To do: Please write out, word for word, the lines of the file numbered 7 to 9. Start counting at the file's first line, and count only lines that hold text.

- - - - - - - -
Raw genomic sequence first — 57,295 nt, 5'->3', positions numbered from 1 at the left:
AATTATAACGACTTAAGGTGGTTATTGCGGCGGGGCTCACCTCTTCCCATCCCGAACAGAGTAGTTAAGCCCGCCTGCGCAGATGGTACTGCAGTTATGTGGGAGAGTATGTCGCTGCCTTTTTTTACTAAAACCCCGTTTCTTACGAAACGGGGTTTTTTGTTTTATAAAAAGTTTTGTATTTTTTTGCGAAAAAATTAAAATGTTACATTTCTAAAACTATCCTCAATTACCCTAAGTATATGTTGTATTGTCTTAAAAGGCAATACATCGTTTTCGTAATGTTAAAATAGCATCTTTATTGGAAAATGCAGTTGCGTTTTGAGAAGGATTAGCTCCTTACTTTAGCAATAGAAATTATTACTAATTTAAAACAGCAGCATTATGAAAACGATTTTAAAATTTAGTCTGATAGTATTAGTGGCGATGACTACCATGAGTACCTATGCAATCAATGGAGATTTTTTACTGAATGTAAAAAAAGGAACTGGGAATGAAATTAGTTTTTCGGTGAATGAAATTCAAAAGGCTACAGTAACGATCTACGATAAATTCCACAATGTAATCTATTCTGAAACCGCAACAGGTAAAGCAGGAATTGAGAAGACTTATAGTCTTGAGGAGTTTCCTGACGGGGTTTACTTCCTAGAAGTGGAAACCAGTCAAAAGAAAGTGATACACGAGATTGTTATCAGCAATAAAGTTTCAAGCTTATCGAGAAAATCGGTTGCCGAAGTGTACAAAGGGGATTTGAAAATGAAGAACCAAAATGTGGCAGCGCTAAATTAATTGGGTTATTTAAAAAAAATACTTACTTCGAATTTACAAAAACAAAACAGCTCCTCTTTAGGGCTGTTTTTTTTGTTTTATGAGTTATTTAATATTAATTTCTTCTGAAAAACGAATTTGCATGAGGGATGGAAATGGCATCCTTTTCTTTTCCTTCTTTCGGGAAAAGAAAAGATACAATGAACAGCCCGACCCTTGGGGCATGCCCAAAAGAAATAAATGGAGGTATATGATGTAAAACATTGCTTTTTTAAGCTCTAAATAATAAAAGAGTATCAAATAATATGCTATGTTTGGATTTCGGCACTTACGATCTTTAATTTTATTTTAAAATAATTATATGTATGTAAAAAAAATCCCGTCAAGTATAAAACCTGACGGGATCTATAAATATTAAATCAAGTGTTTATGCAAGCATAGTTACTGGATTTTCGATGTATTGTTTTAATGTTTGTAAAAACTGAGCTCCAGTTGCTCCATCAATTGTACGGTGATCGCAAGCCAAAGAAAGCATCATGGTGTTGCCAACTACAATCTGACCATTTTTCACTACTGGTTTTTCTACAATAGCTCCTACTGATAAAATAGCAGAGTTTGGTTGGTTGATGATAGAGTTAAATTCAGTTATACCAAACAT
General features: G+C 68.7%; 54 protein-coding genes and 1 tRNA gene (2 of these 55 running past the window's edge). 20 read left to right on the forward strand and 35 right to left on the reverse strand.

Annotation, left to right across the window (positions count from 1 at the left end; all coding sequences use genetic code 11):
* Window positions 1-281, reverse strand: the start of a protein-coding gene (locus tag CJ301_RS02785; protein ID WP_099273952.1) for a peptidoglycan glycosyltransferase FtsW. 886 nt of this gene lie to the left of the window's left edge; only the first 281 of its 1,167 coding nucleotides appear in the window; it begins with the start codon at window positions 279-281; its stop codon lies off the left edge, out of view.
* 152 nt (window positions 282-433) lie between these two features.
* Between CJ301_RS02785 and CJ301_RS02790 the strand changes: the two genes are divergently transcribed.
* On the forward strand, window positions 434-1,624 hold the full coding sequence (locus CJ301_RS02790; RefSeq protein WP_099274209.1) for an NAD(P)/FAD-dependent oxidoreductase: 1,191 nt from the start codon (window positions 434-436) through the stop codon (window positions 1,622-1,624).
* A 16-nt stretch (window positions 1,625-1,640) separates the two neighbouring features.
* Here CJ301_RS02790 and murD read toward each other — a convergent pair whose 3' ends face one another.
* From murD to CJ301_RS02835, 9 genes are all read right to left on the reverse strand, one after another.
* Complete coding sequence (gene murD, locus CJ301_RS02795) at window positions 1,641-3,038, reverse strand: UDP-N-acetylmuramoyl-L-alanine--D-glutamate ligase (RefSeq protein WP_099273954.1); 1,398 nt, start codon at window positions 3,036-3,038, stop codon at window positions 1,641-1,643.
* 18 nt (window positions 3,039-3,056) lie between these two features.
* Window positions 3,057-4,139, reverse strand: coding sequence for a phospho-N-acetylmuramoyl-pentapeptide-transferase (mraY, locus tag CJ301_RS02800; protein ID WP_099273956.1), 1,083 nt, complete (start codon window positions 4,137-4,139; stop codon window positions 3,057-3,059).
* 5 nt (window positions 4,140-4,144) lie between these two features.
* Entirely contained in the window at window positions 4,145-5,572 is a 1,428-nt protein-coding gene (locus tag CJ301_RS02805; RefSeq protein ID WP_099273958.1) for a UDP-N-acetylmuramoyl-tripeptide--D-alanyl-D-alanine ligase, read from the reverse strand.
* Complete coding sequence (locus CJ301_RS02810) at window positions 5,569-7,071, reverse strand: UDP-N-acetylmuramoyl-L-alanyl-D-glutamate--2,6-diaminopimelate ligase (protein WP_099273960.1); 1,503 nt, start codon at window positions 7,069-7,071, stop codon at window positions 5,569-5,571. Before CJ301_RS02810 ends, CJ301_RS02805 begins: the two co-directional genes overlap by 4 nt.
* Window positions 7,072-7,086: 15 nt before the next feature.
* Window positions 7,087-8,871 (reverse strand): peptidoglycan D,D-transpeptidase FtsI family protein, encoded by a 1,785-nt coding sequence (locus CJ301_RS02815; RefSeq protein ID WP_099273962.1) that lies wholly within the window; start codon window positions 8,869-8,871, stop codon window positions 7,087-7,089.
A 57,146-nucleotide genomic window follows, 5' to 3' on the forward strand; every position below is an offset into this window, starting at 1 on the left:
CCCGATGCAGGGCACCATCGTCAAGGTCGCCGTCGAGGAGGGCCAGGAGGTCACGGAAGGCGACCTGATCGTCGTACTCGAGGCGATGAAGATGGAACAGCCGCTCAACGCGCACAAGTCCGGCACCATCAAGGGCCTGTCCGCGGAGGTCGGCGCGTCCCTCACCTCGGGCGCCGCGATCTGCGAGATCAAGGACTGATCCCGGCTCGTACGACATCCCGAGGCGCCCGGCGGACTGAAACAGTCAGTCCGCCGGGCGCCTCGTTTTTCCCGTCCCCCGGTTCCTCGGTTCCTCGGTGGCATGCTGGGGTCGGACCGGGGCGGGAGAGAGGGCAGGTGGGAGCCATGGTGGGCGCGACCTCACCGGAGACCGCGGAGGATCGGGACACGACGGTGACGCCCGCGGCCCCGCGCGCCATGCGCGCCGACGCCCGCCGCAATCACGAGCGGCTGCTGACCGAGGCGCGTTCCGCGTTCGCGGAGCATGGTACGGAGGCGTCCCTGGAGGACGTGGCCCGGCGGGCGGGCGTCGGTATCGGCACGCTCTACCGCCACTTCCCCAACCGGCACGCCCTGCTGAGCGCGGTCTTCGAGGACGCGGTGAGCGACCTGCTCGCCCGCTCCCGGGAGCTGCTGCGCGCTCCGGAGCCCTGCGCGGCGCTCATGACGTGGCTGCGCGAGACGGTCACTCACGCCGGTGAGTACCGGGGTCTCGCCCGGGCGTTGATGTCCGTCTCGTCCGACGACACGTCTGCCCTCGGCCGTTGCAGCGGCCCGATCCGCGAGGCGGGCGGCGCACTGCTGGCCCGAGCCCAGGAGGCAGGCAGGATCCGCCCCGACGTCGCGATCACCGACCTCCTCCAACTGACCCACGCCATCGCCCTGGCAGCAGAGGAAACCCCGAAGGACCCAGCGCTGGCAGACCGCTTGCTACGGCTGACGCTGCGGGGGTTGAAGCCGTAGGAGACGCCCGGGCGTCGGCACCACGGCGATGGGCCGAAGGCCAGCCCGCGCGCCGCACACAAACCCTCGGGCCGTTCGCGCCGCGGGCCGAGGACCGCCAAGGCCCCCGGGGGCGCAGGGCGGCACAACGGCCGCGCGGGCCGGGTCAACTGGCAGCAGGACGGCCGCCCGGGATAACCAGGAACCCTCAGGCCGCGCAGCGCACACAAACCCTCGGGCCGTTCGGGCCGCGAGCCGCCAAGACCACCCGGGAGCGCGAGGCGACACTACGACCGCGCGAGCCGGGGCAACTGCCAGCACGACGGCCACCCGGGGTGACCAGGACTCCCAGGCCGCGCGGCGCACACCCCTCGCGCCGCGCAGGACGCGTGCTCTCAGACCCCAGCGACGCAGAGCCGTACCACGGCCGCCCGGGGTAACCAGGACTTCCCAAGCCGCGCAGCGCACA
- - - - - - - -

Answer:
* Between CJ301_RS02785 and CJ301_RS02790 the strand changes: the two genes are divergently transcribed.
* On the forward strand, window positions 434-1,624 hold the full coding sequence (locus CJ301_RS02790; RefSeq protein WP_099274209.1) for an NAD(P)/FAD-dependent oxidoreductase: 1,191 nt from the start codon (window positions 434-436) through the stop codon (window positions 1,622-1,624).
* A 16-nt stretch (window positions 1,625-1,640) separates the two neighbouring features.